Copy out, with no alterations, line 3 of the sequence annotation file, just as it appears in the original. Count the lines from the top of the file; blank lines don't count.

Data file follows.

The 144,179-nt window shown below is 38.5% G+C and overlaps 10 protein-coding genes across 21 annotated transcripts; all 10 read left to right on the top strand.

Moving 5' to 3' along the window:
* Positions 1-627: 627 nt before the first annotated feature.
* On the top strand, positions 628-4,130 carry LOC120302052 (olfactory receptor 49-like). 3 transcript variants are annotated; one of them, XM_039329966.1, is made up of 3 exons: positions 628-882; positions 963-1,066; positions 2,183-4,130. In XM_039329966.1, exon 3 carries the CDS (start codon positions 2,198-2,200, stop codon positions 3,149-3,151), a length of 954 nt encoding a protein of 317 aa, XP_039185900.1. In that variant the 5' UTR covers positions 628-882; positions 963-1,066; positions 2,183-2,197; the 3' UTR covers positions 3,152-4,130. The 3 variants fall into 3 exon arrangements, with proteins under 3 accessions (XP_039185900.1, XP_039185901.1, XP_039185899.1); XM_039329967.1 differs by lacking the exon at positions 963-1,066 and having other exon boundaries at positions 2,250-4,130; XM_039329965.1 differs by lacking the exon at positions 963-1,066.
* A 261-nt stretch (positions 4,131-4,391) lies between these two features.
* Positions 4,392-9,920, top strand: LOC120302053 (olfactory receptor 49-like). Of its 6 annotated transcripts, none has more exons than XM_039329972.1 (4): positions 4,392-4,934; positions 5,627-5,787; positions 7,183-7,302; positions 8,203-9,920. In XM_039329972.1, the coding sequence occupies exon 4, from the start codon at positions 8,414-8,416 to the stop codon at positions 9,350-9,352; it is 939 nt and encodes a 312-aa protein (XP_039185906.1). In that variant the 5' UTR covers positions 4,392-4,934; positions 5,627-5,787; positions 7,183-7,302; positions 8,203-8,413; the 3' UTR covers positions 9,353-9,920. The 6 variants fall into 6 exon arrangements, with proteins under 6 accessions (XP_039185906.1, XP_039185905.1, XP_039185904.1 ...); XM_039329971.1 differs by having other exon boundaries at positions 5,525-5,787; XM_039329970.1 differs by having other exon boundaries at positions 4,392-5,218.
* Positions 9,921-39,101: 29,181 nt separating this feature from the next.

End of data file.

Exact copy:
* Positions 1-627: 627 nt before the first annotated feature.